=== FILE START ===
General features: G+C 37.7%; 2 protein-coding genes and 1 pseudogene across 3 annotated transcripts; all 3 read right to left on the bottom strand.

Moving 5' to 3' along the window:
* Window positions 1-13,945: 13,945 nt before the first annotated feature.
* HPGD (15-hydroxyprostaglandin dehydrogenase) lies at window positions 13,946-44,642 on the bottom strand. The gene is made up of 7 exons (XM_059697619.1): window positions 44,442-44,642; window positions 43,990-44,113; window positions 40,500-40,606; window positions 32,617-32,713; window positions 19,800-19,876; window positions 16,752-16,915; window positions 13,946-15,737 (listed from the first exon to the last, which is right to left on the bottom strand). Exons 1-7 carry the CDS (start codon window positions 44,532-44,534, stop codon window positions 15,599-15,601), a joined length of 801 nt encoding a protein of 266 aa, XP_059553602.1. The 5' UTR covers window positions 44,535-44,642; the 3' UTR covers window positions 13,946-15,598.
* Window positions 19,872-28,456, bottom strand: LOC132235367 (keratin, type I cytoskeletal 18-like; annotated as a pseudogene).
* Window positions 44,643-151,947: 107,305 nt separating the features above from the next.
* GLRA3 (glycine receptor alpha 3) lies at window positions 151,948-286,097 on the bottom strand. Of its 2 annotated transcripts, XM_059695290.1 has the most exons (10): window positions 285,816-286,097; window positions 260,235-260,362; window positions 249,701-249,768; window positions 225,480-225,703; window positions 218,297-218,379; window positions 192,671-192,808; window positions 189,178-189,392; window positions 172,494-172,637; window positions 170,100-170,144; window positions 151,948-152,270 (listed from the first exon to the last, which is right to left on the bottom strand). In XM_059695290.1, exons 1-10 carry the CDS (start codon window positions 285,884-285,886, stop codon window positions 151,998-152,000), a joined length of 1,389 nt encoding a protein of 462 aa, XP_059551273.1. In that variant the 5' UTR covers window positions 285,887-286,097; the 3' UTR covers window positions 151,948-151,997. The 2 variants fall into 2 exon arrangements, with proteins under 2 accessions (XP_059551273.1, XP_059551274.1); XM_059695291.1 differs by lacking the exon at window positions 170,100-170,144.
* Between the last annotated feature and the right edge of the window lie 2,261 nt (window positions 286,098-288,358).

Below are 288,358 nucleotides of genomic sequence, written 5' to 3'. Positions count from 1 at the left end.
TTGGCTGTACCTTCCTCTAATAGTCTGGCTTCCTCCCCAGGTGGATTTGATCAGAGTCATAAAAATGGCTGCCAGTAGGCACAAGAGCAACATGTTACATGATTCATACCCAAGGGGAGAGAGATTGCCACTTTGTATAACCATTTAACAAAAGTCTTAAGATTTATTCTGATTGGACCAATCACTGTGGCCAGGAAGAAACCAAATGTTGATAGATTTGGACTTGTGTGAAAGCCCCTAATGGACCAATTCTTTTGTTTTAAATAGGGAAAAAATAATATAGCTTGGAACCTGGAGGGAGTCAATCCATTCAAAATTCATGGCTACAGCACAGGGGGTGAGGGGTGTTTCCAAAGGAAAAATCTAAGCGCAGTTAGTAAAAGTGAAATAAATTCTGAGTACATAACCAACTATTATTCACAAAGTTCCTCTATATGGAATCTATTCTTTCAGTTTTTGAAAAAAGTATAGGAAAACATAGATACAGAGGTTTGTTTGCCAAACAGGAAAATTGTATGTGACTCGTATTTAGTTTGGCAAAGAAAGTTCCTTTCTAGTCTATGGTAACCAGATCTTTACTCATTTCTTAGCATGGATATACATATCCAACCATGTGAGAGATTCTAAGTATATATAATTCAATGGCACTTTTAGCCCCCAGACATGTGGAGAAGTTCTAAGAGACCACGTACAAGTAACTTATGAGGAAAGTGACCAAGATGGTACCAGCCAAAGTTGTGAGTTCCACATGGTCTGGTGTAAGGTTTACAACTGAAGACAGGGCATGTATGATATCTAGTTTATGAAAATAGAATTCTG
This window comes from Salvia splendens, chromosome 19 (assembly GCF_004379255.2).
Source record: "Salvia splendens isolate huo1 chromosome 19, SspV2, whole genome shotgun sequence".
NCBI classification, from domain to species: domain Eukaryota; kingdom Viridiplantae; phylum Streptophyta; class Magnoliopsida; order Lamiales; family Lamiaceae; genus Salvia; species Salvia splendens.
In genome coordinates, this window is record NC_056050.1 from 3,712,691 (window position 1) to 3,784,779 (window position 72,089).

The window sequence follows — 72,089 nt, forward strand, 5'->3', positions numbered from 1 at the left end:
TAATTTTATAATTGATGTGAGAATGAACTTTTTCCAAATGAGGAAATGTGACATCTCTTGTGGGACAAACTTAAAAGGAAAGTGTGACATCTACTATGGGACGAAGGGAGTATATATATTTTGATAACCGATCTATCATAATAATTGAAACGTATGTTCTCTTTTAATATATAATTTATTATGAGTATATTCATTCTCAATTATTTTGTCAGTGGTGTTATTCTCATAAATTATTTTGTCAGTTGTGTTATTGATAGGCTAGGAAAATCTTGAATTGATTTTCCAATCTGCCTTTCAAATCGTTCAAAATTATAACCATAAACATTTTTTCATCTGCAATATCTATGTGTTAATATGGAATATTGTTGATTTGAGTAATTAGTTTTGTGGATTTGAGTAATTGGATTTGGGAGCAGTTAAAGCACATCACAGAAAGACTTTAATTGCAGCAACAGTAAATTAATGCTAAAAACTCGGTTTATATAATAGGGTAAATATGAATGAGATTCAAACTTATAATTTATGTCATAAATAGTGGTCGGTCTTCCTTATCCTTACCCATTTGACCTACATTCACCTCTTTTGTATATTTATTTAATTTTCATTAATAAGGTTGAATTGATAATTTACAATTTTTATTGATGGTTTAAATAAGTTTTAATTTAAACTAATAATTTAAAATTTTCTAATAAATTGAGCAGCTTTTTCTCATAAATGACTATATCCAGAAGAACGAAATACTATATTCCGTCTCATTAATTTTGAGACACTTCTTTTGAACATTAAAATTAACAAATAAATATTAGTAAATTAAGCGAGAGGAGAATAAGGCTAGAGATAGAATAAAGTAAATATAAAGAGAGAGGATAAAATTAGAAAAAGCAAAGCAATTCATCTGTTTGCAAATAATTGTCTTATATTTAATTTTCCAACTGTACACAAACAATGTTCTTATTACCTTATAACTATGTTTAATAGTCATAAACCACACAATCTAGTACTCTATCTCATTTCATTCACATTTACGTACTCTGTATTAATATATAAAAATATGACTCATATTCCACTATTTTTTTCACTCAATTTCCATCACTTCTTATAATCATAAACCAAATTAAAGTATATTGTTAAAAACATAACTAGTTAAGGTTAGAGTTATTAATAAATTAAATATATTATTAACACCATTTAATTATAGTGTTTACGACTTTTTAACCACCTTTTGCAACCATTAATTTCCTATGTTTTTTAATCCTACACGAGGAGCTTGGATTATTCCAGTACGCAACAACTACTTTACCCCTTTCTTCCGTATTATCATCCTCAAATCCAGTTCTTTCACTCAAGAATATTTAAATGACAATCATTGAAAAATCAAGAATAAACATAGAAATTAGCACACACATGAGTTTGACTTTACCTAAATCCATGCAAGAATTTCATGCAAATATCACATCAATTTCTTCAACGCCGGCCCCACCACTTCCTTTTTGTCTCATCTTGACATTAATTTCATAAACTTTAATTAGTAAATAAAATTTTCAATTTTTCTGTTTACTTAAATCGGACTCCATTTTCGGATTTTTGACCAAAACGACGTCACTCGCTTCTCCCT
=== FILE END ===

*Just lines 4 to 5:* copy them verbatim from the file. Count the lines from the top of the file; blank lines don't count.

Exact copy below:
* HPGD (15-hydroxyprostaglandin dehydrogenase) lies at window positions 13,946-44,642 on the bottom strand. The gene is made up of 7 exons (XM_059697619.1): window positions 44,442-44,642; window positions 43,990-44,113; window positions 40,500-40,606; window positions 32,617-32,713; window positions 19,800-19,876; window positions 16,752-16,915; window positions 13,946-15,737 (listed from the first exon to the last, which is right to left on the bottom strand). Exons 1-7 carry the CDS (start codon window positions 44,532-44,534, stop codon window positions 15,599-15,601), a joined length of 801 nt encoding a protein of 266 aa, XP_059553602.1. The 5' UTR covers window positions 44,535-44,642; the 3' UTR covers window positions 13,946-15,598.
* Window positions 19,872-28,456, bottom strand: LOC132235367 (keratin, type I cytoskeletal 18-like; annotated as a pseudogene).